Gov. Andrew Cuomo has announced the opening of a Black History Month exhibit, honoring African-American civil rights leaders and activists, all of whom have New York connections, at the state capitol building in Albany.
The month-long exhibit will feature prominent African-Americans throughout New York history — from Stephen Myers, who led the active Albany Underground Railroad station, and Harriet Tubman, who helped lead fugitives to freedom at the Canadian border, to the late Gwen Ifill, a Peabody award winning journalist, and the first African-American woman to host a nationally-televised U.S. public affairs program.
The exhibit is free and open to the public.
“This history is New York’s history, and it is the deeds and accomplishments of these men and women that helped build the foundation of equality and fairness that this state rests upon,” Gov. Cuomo stated. “I urge residents and tourists alike to visit this exhibit, and learn more about the contributions of these visionary African-American leaders, and great New Yorkers.”
The exhibit will include historic artifacts and documents on special loan to the capitol, and will feature the following African-American leaders (listed in alphabetical order):
- Marie M. Daly (1921 – 2003): The first African-American woman to be awarded a Ph.D. in chemistry (Columbia University, NY); ground-breaking researcher, and professor at Albert Einstein College of Medicine in the Bronx, who helped other minority students enter the sciences.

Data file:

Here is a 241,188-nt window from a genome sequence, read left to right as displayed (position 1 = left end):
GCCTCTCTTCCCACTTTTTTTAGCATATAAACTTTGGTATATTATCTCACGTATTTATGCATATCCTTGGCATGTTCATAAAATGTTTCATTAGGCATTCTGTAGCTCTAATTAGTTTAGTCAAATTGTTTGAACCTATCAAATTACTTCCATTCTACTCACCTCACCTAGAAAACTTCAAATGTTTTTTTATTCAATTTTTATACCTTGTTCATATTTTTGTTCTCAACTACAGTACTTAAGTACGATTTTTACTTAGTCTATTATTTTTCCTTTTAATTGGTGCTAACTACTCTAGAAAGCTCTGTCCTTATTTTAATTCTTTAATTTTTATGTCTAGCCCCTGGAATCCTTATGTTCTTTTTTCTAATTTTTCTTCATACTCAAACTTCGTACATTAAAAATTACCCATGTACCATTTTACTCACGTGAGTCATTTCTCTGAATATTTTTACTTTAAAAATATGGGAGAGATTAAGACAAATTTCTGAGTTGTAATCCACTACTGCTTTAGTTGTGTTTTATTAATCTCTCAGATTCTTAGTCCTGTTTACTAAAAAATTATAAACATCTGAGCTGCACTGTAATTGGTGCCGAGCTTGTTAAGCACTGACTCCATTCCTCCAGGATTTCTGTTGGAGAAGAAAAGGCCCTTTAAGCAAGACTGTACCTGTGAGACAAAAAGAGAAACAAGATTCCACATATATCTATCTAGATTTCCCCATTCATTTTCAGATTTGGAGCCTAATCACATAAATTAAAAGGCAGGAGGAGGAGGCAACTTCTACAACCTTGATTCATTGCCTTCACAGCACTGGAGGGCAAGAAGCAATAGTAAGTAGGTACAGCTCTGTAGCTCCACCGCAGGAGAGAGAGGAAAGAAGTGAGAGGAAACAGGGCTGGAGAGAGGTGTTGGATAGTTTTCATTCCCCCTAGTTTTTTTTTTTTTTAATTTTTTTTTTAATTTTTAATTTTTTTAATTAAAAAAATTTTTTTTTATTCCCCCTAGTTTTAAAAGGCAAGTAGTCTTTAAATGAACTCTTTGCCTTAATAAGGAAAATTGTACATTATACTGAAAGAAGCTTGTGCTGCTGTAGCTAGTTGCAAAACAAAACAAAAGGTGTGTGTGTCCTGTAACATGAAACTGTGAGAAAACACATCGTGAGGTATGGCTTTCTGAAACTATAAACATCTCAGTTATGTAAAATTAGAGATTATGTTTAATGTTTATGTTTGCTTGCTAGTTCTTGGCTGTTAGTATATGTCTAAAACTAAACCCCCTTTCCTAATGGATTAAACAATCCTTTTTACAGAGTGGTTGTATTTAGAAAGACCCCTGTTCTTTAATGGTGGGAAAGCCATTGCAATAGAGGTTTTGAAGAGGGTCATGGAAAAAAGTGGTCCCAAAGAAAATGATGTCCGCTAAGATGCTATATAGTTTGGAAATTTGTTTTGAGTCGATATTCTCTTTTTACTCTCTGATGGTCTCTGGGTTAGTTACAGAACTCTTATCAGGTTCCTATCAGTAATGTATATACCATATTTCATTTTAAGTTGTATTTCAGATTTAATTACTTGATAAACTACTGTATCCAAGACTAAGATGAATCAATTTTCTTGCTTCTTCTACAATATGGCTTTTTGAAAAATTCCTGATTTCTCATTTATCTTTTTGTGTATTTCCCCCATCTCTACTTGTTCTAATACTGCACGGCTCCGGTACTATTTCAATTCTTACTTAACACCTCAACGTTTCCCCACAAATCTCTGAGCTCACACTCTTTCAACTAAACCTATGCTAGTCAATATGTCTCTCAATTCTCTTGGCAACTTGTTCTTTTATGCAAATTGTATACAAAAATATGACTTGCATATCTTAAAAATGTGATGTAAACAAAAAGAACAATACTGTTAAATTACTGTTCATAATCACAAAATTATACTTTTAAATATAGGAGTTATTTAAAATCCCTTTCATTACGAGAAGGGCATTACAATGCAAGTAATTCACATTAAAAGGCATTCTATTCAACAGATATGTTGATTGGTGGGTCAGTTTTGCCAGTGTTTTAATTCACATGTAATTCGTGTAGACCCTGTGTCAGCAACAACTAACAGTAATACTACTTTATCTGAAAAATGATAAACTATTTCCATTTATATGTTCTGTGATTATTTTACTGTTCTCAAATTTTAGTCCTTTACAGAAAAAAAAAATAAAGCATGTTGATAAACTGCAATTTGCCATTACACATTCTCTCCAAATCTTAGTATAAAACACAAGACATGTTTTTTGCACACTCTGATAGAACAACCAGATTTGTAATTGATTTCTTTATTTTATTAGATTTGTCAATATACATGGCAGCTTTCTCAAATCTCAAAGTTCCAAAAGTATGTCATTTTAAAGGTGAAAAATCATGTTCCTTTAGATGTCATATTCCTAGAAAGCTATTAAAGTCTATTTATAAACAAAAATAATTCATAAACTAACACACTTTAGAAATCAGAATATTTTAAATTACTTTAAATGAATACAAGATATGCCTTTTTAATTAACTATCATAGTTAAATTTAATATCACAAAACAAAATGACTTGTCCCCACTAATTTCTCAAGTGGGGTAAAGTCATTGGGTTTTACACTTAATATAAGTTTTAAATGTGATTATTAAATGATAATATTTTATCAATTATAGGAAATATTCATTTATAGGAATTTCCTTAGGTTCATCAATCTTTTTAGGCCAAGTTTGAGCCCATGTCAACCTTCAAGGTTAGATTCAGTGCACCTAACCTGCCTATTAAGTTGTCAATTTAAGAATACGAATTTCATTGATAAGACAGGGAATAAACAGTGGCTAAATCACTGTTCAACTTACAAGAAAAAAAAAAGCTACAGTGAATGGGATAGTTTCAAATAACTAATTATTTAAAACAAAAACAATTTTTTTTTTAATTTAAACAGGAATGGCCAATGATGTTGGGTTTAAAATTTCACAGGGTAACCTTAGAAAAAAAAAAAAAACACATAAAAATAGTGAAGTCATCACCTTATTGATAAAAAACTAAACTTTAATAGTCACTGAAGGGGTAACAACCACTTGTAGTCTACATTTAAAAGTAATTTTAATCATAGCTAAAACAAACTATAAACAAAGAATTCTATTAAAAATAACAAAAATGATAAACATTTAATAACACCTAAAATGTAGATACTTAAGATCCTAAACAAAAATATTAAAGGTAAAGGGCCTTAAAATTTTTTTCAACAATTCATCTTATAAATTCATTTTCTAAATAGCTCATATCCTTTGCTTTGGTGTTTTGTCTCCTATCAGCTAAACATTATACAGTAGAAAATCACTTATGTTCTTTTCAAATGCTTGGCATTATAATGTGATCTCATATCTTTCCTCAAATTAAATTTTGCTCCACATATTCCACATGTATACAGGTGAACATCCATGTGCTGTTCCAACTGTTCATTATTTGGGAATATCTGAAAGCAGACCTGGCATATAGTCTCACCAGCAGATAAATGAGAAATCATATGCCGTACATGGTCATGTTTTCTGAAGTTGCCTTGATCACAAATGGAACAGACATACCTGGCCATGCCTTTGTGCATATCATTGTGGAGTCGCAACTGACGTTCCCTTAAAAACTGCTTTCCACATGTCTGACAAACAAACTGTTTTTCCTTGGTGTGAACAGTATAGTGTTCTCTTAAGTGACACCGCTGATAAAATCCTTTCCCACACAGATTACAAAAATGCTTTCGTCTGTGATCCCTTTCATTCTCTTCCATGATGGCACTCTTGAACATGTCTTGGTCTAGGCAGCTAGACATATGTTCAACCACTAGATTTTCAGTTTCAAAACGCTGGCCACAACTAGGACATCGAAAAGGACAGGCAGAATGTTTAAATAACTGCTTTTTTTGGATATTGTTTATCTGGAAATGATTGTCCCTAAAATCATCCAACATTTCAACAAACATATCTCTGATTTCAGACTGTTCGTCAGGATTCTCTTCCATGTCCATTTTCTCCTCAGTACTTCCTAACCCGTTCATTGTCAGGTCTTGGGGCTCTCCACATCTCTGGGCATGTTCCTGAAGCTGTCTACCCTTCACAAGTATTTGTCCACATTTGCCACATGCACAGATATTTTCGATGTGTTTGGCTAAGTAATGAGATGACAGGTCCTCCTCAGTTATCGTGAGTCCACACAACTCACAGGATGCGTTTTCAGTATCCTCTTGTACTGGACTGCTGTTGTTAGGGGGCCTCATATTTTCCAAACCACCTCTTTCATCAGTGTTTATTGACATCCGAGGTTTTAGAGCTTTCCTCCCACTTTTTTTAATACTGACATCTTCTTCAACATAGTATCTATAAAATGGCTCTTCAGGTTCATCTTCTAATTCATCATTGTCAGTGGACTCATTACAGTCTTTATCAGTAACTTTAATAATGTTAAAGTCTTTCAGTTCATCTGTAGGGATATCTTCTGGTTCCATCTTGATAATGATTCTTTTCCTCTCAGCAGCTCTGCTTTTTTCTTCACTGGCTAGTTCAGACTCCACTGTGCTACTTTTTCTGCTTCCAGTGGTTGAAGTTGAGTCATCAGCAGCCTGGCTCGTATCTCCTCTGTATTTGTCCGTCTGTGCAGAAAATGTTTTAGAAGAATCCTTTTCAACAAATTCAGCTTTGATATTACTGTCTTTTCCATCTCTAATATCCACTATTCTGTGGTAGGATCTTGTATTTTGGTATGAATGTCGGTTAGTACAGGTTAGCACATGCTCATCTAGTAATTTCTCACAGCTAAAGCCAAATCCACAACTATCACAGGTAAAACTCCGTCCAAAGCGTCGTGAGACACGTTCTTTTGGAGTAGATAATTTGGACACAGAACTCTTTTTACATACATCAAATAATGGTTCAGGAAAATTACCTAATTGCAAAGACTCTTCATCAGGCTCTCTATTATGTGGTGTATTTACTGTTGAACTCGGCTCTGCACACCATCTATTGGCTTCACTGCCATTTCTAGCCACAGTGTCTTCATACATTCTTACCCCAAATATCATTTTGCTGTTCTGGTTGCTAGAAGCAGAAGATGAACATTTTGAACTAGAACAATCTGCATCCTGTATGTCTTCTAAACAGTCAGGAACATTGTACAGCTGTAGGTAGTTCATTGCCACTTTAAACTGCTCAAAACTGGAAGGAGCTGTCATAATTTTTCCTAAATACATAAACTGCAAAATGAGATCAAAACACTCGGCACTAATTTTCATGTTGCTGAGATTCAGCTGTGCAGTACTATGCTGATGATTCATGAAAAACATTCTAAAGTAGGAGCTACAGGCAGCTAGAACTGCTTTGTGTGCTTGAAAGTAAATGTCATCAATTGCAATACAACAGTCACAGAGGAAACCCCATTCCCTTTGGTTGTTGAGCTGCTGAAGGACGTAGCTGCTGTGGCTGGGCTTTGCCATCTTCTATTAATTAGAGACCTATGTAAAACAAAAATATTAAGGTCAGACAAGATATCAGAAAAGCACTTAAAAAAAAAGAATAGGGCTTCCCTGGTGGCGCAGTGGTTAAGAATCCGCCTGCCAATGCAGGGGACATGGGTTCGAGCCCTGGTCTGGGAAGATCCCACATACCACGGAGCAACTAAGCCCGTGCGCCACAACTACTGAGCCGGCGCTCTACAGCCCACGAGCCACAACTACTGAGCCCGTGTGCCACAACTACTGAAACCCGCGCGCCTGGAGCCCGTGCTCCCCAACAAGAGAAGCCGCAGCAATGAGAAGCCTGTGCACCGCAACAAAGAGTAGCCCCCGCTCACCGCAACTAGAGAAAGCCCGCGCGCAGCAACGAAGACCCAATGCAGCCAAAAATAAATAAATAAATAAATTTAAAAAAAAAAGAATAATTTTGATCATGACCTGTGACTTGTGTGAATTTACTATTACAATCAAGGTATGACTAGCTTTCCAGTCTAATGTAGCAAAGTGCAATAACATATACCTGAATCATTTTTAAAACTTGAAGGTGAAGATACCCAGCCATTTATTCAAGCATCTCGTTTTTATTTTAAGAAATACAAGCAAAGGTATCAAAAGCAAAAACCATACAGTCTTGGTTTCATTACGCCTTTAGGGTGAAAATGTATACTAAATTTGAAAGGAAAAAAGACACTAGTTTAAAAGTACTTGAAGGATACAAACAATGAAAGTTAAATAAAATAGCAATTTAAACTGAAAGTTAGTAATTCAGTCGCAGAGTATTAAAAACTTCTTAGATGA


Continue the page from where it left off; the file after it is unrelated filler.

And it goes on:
- Frederick Douglass (1818 – 1895): Abolitionist, and the best-selling author of three auto-biographies; a prominent intellectual of his time, and longtime resident of Rochester.
- W. E. B. Du Bois (1868 – 1963): An early civil rights leader; W.E.B. DuBois was founder of the Niagara Movement, a sociologist, historian, civil rights activist, and editor of NAACP magazine The Crisis in New York City.
- Shirley Chisholm (1924 – 2005): An educator, the first African-American congresswoman; a college professor, and public speaker.
- 369th Infantry Regiment “Harlem Hellfighters” (1917 – 1918): The first African-American regiment to serve with the American Expeditionary Forces during World War I.
- Matthew Henson, (1866 – 1955): The first African-American Arctic explorer, as the second-hand man of Commander Robert Peary on seven voyages over a period of nearly 23 years, and longtime resident of New York City.
- Gwen Ifill (1955 – 2016): Political reporter; co-anchor of PBS “NewsHour;” and best-selling author who became the first African-American woman to host a nationally-televised U.S. public affairs program called “Washington Week in Review.” Ifill was born in Queens and, growing up, lived for several years in Buffalo, and on Staten Island.
- Constance Baker Motley (1921 – 2005): A graduate of Columbia Law School, and integral member of the NAACP legal team in New York City that won major civil rights legal battles in the 20th Century; the first black woman to serve as Manhattan Borough president; the first black woman to serve as a federal judge; and the first black woman to serve as a chief federal district court judge.
- Stephen Myers (1800 – 1870): A former slave and prominent newspaper publisher of The Telegraph and Temperance Journal; an activist, and leader of the Albany Underground Railroad.